These FAQs are part of a series of frequently asked questions that address four primary areas of interest to investment advisers:
- Compliance Program Components;
- Daily Operations;
- Client Protection; and
- Registration and Disclosure
Q1: What is an investment adviser’s suitability requirement?
A1: As fiduciaries, investment advisers owe their clients a duty to provide only suitable investment advice. This duty generally requires an investment adviser to determine that the investment advice it gives to a client is suitable for the client, taking into consideration the client’s financial situation, investment experience, and investment objectives.
Q2: How can an investment adviser satisfy the suitability requirement?
A2: An adviser must (i) take adequate steps to be knowledgeable of each client’s financial situation, securities holdings, risk tolerance, asset mix guidelines and other information necessary to make a suitable investment; (ii) thoroughly understand the security being traded by reviewing and considering information and data from reliable sources supporting the trade; and (iii) make an investment only if it advances the specific objectives and financial situation of the client.
Q3: How can an investment adviser demonstrate that it has a policy to obtain (and maintain) sufficient information regarding the client’s circumstances?
A3: It extremely important for investment advisers to document that they made a suitability determination for each and every client. Examples of documents that an investment adviser may use to determine suitability include client questionnaires, fact sheets, investment objectives confirmation letters and investment policy statements.
Q4: What is an investment adviser’s ongoing suitability obligations?
A4: An investment adviser has ongoing obligation to review and update the suitability determinations that it has made for clients. An adviser should:
- Regularly communicate with clients regarding their investment objectives, financial status, and risk tolerance, document such communications and resulting changes and compare objectives to trading activity;
- Systematically review client accounts to ensure that all investments and associated risks are suitable for the client; and
- Periodically conduct performance comparisons of accounts with like objectives to determine consistency of portfolio management.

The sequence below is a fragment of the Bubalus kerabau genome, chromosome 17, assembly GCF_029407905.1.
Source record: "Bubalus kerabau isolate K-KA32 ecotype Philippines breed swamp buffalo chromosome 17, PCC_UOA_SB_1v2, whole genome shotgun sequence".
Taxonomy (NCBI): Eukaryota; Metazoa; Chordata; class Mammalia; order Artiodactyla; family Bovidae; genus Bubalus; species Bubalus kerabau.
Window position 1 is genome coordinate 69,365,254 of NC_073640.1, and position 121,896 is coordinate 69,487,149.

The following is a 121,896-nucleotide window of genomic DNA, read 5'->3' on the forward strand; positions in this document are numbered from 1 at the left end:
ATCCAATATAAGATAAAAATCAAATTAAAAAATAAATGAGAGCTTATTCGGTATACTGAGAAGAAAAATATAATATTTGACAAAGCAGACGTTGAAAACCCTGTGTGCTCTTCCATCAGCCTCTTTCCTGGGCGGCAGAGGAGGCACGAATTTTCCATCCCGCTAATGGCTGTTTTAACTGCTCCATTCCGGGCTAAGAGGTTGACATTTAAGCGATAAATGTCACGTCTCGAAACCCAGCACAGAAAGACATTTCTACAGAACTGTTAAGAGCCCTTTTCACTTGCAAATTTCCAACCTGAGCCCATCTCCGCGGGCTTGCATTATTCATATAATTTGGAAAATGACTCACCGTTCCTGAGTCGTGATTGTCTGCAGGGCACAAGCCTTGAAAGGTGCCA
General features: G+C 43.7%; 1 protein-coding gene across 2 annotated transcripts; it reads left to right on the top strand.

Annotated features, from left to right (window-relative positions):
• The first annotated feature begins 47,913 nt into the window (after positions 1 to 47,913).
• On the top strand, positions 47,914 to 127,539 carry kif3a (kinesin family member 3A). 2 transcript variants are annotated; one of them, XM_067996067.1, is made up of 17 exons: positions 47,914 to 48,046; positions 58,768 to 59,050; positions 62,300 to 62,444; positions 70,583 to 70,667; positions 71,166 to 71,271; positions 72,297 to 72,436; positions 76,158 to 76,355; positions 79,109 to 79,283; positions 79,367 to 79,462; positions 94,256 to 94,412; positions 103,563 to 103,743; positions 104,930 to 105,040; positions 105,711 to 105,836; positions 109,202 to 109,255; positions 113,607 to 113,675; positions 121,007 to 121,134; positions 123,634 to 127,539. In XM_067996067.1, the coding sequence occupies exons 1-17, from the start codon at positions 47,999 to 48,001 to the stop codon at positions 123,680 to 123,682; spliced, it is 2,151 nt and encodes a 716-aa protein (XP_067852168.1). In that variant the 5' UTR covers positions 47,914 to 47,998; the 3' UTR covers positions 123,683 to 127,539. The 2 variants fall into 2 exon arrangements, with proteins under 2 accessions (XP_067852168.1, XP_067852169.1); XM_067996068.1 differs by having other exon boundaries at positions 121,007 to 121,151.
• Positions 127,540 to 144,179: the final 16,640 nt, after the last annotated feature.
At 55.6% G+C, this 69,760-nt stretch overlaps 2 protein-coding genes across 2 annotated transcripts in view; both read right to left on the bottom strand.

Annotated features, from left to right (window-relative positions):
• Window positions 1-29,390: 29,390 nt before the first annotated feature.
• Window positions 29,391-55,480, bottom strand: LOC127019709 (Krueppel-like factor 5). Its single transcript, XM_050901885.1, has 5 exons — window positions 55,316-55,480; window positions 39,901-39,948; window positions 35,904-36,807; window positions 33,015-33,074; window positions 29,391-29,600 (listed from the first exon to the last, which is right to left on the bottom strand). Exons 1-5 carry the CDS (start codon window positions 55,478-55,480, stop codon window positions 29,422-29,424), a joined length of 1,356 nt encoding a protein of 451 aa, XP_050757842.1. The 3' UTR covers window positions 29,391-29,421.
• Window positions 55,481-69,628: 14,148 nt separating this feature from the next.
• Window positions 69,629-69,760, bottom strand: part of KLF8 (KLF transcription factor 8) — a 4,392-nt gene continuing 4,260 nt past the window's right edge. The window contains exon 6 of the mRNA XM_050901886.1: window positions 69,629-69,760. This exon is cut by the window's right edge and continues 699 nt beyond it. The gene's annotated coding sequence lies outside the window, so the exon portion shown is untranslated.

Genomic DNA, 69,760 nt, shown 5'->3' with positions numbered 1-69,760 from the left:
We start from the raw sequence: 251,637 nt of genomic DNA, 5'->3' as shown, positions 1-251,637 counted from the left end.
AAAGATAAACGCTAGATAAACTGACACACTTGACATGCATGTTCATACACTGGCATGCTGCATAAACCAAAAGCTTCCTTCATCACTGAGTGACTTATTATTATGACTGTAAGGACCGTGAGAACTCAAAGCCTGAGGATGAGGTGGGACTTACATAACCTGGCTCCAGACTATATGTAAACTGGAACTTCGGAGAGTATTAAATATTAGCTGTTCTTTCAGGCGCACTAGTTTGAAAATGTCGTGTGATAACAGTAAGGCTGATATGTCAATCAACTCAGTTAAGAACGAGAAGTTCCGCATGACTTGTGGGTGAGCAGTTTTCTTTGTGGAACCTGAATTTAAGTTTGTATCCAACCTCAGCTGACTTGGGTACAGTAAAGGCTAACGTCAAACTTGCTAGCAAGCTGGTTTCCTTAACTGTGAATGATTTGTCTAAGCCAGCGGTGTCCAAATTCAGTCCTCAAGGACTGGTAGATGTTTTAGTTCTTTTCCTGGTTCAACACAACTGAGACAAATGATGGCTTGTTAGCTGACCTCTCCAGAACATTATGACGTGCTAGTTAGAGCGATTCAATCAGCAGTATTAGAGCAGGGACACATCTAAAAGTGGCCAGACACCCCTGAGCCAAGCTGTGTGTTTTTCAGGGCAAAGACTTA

Q5: What types of records will the SEC request during or prior to an examination?
A5: The Staff of the SEC may request some or all of the following documents and information pertaining to suitability:
- A description of the process for monitoring client investment guidelines, limitations and restrictions.
- A list of any client restrictions or guidelines that must be monitored manually.
Q6: What are some potential compliance risks associated with suitability?
A6: Potential risks include:
- Failing to establish internal controls to ensure that the suitability of client investments is consistent with regulatory requirements, best practices, firm policies and disclosures.
- Lack of procedures to ensure that the investment advice provided to a client is consistent with the client’s circumstances, expectations, restrictions, directions and risk tolerance.
- Lack of procedures to ensure that the investment advice provided to clients is consistent with the information set forth in your firm’s disclosure documents, marketing material and advisory contracts.
- Failing to systematically review client accounts to ensure that all investments are suitable.
- Failing to periodically conduct performance comparisons of accounts with similar objectives to determine the consistency of portfolio management.
- Making investment recommendations that carry a greater or lesser risk than that disclosed to clients.
- Failing to implement an effective due diligence process through which all relevant features and risks associated with a proposed investment are vetted and approved.
- Lack of consistency between the client’s portfolio and investment objectives, risk tolerance and regulatory restrictions.